Wednesday, October 28, 2009

York, England

A Guest Blog from Geezer-Chick

My husband and I spent a week in York UK. My husband went as a chemist (not a pharmacist). I spent the days as a tourist with my camera. This report is tempered by my prejudices. I don't like British cooking, so I ate at Indian, Chinese, Asian, Portuguese and Pizza places. I have a preference for older architecture, so most of my photos are of buildings I found fascinating.

Here is York from my American, academic, and somewhat silly point of view.

York is a city of ghosts, chocolate shops, big public clocks and stores with funny names.



There are three ghost tours. And in October they run every night. I tried to take the one described as “Historically funny” but only 4 people showed up for that one, so the guide dropped us off on a much more gruesome tour on which most of the ghosts were children who died by accident, plague, or cruelty. Compared to Philadelphia, where I live, York doesn't seem to have very many ghosts. They just love them more. One of the bakeries even makes chocolate ghosts.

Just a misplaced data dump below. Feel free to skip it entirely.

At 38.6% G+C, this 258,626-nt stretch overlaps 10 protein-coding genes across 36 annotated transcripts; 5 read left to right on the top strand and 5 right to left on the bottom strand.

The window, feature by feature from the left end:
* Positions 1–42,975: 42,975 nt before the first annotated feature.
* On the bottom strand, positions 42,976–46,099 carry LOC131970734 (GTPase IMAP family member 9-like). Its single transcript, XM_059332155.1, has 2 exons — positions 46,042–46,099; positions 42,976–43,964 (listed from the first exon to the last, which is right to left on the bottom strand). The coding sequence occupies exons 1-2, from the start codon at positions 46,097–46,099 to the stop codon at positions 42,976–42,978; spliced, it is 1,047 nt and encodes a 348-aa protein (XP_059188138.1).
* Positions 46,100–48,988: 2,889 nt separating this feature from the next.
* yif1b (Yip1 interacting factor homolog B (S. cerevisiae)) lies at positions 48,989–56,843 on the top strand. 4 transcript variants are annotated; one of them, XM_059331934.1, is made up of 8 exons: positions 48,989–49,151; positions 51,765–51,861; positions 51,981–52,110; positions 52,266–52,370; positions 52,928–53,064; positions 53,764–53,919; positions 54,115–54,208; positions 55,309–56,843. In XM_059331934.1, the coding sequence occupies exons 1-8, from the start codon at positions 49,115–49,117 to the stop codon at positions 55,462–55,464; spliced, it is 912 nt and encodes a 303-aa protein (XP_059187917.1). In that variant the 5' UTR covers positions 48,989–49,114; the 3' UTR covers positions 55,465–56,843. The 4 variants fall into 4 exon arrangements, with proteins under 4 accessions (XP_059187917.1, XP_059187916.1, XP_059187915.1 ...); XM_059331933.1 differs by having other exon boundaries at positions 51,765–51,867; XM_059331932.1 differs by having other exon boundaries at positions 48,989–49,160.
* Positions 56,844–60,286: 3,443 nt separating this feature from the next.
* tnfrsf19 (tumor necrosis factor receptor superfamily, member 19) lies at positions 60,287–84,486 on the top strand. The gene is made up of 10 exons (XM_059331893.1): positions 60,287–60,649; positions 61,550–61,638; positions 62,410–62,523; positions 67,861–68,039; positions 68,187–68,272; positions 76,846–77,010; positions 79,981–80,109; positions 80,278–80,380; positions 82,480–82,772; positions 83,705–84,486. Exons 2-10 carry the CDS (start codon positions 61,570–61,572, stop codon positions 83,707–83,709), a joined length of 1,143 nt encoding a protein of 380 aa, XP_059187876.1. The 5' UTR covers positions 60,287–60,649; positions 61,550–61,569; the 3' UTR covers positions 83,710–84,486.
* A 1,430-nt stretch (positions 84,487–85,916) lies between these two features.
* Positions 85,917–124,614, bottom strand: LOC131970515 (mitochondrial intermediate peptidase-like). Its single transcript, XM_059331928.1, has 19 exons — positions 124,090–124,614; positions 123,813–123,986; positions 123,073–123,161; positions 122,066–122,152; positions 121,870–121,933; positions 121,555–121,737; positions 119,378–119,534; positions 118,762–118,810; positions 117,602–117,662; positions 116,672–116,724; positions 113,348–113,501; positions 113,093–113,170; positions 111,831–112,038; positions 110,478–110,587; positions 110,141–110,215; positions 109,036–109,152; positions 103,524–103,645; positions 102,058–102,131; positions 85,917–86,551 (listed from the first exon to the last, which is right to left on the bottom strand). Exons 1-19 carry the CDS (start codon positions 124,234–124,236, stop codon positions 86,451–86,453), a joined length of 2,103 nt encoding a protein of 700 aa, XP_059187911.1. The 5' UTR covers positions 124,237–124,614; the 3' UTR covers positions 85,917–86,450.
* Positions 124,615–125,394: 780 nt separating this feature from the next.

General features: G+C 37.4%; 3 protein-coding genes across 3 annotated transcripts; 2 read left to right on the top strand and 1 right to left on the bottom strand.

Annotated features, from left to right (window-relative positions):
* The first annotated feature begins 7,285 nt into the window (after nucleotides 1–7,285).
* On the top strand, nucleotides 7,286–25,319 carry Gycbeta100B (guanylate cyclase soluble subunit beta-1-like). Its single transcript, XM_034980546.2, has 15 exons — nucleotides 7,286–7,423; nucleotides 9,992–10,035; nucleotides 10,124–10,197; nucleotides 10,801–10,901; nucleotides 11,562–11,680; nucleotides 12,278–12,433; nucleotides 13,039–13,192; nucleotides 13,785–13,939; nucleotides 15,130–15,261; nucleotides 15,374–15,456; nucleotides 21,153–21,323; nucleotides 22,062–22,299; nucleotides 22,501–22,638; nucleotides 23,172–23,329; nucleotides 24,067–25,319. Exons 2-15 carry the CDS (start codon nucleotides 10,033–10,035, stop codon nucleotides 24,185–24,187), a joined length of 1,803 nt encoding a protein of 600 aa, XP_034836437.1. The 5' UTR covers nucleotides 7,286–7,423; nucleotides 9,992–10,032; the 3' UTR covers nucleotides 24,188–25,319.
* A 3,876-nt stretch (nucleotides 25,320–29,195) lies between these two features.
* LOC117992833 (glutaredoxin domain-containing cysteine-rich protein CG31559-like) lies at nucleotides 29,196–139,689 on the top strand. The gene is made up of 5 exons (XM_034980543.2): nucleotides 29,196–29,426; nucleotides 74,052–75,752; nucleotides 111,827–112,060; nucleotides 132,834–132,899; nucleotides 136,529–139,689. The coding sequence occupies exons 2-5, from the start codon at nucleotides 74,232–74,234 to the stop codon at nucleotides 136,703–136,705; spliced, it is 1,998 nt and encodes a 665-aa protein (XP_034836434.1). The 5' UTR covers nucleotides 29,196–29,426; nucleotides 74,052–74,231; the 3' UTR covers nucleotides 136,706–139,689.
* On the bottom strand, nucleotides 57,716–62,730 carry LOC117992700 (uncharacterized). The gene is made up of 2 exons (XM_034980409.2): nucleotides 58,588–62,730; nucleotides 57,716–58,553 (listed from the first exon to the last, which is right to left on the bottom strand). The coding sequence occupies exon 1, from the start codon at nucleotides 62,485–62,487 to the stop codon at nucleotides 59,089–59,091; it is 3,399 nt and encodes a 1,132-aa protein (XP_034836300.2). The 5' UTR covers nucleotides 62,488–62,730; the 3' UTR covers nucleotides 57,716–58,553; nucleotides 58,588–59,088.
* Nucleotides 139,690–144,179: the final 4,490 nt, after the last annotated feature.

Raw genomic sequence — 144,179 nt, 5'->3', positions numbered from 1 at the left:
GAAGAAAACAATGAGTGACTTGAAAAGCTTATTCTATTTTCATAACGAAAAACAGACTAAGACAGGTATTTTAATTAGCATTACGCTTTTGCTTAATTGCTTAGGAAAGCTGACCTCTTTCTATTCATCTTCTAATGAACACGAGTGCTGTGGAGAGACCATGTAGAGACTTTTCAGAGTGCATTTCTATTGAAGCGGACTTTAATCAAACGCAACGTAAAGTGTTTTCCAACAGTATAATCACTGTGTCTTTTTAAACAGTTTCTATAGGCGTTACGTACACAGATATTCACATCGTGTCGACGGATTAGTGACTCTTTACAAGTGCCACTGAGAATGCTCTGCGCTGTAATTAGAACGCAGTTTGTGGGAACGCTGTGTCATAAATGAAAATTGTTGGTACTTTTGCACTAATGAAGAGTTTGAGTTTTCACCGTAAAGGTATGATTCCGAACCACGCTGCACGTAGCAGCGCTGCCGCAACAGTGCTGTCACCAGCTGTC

I toured a haunted house which has been inhabited for over 700 years. The tour is like a radio drama in which you walk from room to room as guided by the radio voice, and learn about the ghosts who feel more and more real as you progress and the house, which is dimly lit, feels gloomier and gloomier.



You'd never find the Haunted House, if you didn't know where to look for it.



This is the fireplace in the haunted house.

In addition to haunted places, some shops choose have ghosts on their signs. A dress shop is called Ghost. And another shop has only a picture of ghosts for its business sign.



I don't know what kind of business takes place behind this sign.

No Nonsense Guide to Ghost Hunting

In addition, several buildings have gargoyles. Some old, some modern.







This building also has one of the many huge clocks of York.

York is also famous for its snickelways. That's the name for passageways that are too narrow for vehicles but are often the only way to get from one place to another inside the city. Some are covered and some are open to the air.